It's eventually understood that Bento won't become a priest, but the would-be lovers are still kept apart, as he is sent off to Europe for a proper education. Capitu worries -- "'If you go,' she said, 'you'll completely forget me'" -- but he vows his love won't be diminished by the distance -- and indeed the relationship seems to remain as strong as ever. It's some five years until he returns, but by then almost everything is resolved and nothing stands in their way any longer.
       The novel lingers over the lovers in their younger years, two-thirds of it passing before Bento is even off to Europe. At that point -- once entirely separated from the teenage Capitu -- the story speeds up, with Bento rushing over years at a time -- in, for example, describing how:
     Reason won out, and I went off to my studies. I passed my eighteenth, nineteenth, twentieth, twenty-first birthdays; at twenty-two I was a Bachelor of Law.
       In his absence his best friend from his seminary days, Escobar, is the trusted intermediary passing letters between Capitu and Bento. While Bento is away Escobar also begins his successful business career -- and marries Capitu's best friend. And upon Bento's return the love-story can come to its happy conclusion, with Capitu and Bento marrying.
       Of course, that's not the conclusion, and not the start of any happily everafter. Indeed, marriage comes almost as an anti-climax. They are a happy enough couple, but Bento doesn't dwell all that closely on their happiness or life together, covering these first married years quickly too.
       It is very late in the novel that the devastating realization comes to Bento, as only:
Now I remembered everything that at the time had seemed to be nothing.
       All along the way there have been clues -- situations that can be interpreted different ways. Bento shows flashes of jealousy, but not at what might have seemed more obvious points, and when some signs do suggest something is wrong he can't -- or refuses to -- put his finger on the most obvious suspects. Still:
     One thing leads to another, and I talked of other doubts. At this time I as full of them; they croaked inside me, like real frogs, even to the point of sometimes keeping me awake at night.
       He is madly in love with Capitu -- "Capitu was everything and more than everything" -- but he never entirely trusted that she could remain devoted to him, and ultimately he can not but see betrayal in her. The evidence seems clear to him -- in the flesh, even, he can't interpret it any other way -- and yet it never is entirely clear; that's part of the power of the story, that Don Casmurro must live with that doubt, of whether or not he was right.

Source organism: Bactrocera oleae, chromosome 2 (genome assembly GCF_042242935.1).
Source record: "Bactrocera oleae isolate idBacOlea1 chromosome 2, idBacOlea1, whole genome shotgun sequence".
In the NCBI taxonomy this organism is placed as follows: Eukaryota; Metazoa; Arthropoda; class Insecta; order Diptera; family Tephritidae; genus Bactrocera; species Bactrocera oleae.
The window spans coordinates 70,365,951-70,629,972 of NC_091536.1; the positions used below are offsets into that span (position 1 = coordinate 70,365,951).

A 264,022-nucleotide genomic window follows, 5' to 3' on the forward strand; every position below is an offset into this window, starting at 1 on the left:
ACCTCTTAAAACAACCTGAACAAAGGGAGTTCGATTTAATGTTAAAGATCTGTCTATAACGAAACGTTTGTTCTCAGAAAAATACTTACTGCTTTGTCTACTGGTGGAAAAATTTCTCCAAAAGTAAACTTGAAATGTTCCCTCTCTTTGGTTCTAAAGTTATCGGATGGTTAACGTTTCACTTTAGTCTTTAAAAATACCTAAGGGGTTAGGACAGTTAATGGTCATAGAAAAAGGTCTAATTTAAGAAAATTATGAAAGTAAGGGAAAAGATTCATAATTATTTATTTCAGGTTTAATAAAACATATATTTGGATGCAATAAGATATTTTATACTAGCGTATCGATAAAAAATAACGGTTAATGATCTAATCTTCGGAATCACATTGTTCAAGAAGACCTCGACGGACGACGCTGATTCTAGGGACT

In their younger days Bento already once doubted Capitu, when he saw her and a man exchange looks -- but Capitu can reassure him:
If he had looked at her, that was precisely the proof that there was nothing between the young man and her; if there had been, it would have been natural to dissemble.
       Dissemblance is of course part of the problem: the need to hide true feelings and relationships is something Bento is familiar with, as he kept up his relationship with young Capitu behind the backs of his family -- and, of course, he inevitably sees how, potentially, tables can be turned on him. Typically, too, he's unable to address his concerns head-on: such things are not spoken of. So, even, devastatingly, when Capitu and Bento go their separate ways he answers her:
     "The separation is already decided on," I replied taking up her suggestion. "It would have been better to have done it by means of hints, or in complete silence; each of us would have gone his own way, with his own wound.
       His preference is to not spell it all out, or even to hint at his suspicions; when he finally makes his case, it's of course too late to salvage anything.
       Don Casmurro is presented in many short chapters -- 148 of them, over less than 250 pages -- but it is not a choppy narrative. Machado builds up the momentum slowly, beginning at a leisurely, reflective pace, only slowly accelerating before the final plunge into the abyss. If Bento is something of a momma's-boy -- all the way to the over-the-top tombstone inscription he insist on -- the family, complete with bitter, suspicious aunt and the manipulative dependent José Dias is a richly imagined flawed but loving one. So also other characters, such as Capitu's father or best friend Escobar, are well-utilized and presented in the story; indeed, only Capitu remains possibly too flighty -- though even this seems appropriate, as Bento never fully seems to grasp her character.
       The presentation, with the narrator often directly addressing his reader -- including specific ones (Escobar's wife, at one point) --, works well, with Machado expertly capturing Bento's uncertain voice -- uncertain as to how and what to relate, and uncertain still about the truth, and his (re)actions. At one point he even realizes he should have included an episode: "I beg your pardon, but this chapter should have been preceded by another", and he continues with the missing chapter but doesn't put it in its 'proper' place, explaining that while he could insert it before this chapter: "it's a great nuisance to alter the page numbers".
       Don Casmurro is a deeply melancholy romantic tale, the narrator lingering over the happier times in order not to dwell on their undoing, even as he drops clues throughout of where this is inevitably headed. Bento feels betrayed but also feels the guilt of being a betrayer, aware that his own weaknesses -- unable to stand up to his beloved mother, among other things -- and character flaws contributed to the how it all had to fall apart.
       With its well-drawn character, its gentle humor, and tremendous range Don Casmurro is a superior variation on a familiar sort of tale.

- M.A.Orthofer, 13 December 2015

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Links:

Dom Casmurro: Reviews (* refers to a different translation than the one under review here): Joaquim Maria Machado de Assis: Other books by Machado de Assis under review: Other books of interest under review:

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About the Author:

       Brazilian author Joaquim Maria Machado de Assis lived 1839 to 1908.

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© 2015 the complete review